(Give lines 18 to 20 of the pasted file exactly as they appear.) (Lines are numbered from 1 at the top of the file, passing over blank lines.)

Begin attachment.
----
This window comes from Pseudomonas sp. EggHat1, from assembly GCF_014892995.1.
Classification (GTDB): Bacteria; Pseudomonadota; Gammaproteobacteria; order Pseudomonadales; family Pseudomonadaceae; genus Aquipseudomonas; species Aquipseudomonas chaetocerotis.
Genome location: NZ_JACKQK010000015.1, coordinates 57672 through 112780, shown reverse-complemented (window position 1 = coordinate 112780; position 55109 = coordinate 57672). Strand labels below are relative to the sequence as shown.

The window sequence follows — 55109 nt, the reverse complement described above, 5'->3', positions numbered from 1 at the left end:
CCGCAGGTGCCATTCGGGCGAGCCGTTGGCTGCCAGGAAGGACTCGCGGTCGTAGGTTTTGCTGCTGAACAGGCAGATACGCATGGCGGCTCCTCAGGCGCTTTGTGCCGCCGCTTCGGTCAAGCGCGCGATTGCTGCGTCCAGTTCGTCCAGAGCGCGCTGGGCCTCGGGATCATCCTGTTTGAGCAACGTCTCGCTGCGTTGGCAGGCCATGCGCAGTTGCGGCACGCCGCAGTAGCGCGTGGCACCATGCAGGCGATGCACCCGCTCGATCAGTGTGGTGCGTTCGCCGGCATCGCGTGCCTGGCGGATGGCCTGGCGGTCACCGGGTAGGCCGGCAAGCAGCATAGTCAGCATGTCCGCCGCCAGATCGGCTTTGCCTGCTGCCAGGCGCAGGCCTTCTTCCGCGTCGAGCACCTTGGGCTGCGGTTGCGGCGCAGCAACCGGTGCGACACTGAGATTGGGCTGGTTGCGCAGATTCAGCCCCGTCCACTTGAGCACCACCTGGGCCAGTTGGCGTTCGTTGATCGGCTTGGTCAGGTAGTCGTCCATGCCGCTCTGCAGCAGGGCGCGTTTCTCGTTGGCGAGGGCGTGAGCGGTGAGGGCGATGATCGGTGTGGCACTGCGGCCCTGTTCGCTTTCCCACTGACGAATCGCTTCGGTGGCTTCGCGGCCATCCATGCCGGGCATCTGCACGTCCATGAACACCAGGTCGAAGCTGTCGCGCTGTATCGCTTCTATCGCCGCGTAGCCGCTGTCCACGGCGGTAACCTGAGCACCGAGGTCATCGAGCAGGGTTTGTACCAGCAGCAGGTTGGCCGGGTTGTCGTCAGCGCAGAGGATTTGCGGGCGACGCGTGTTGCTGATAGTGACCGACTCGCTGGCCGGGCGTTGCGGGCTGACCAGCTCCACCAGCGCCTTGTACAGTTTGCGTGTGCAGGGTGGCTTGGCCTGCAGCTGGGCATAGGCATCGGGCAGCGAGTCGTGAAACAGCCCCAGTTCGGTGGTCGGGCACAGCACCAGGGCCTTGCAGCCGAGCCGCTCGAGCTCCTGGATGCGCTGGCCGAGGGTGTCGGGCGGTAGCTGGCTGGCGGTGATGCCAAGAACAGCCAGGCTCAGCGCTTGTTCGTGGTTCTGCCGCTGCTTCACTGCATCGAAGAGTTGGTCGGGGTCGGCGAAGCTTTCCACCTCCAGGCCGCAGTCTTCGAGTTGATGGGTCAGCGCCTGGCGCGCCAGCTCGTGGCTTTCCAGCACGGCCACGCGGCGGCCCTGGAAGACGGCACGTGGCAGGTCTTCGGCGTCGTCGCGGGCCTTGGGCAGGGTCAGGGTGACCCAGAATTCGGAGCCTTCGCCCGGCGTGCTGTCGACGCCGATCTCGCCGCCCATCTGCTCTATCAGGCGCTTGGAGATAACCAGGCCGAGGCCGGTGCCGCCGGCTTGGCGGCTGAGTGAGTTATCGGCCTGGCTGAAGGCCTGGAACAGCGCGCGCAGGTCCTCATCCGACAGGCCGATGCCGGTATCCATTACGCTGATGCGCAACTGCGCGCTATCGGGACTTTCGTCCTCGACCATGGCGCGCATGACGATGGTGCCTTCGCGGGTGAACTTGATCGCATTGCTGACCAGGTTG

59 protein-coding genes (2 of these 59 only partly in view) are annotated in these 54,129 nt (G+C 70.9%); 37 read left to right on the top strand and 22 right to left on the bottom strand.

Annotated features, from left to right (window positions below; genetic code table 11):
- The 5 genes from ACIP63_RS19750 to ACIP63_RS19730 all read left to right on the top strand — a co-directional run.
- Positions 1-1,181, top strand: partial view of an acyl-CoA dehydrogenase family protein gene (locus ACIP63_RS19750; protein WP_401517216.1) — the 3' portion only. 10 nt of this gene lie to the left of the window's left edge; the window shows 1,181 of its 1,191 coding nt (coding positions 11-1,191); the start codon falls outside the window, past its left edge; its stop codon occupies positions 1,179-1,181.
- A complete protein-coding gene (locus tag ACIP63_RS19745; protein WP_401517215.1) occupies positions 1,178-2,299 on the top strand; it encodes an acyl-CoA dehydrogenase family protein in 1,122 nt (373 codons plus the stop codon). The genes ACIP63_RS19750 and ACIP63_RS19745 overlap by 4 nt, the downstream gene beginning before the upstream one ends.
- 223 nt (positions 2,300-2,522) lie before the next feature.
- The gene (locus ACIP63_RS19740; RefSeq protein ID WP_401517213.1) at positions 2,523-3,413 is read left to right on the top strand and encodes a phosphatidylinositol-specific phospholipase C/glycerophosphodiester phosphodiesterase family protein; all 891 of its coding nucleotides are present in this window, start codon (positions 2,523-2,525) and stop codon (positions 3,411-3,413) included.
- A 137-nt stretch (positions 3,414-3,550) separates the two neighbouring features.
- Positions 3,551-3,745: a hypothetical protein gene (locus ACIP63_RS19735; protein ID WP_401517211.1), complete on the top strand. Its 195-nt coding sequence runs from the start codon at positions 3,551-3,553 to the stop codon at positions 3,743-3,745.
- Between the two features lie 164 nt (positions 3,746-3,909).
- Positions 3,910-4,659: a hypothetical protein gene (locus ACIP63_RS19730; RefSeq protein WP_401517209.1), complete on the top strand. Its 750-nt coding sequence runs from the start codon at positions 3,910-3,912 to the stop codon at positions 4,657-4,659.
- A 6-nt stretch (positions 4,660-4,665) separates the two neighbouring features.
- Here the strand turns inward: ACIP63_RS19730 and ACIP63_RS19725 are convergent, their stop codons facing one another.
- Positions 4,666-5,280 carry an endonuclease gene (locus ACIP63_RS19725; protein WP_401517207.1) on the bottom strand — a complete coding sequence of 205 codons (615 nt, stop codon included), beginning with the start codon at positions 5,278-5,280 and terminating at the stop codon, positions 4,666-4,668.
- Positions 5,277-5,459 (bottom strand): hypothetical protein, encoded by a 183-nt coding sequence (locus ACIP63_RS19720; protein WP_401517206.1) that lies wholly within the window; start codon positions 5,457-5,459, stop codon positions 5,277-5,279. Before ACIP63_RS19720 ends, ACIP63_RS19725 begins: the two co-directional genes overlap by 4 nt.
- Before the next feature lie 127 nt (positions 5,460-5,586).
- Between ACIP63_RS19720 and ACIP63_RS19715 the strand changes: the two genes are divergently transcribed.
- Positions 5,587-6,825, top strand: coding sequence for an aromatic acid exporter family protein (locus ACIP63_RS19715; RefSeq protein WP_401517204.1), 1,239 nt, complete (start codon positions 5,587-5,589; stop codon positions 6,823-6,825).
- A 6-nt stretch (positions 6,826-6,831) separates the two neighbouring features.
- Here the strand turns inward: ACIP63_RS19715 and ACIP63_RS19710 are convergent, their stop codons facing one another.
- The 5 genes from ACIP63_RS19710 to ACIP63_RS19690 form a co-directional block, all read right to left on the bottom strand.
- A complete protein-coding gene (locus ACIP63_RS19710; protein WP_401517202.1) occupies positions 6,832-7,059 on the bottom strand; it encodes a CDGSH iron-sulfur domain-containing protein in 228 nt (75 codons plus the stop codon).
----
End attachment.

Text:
- Here the strand turns inward: ACIP63_RS19730 and ACIP63_RS19725 are convergent, their stop codons facing one another.
- Positions 4,666-5,280 carry an endonuclease gene (locus ACIP63_RS19725; protein WP_401517207.1) on the bottom strand — a complete coding sequence of 205 codons (615 nt, stop codon included), beginning with the start codon at positions 5,278-5,280 and terminating at the stop codon, positions 4,666-4,668.
- Positions 5,277-5,459 (bottom strand): hypothetical protein, encoded by a 183-nt coding sequence (locus ACIP63_RS19720; protein WP_401517206.1) that lies wholly within the window; start codon positions 5,457-5,459, stop codon positions 5,277-5,279. Before ACIP63_RS19720 ends, ACIP63_RS19725 begins: the two co-directional genes overlap by 4 nt.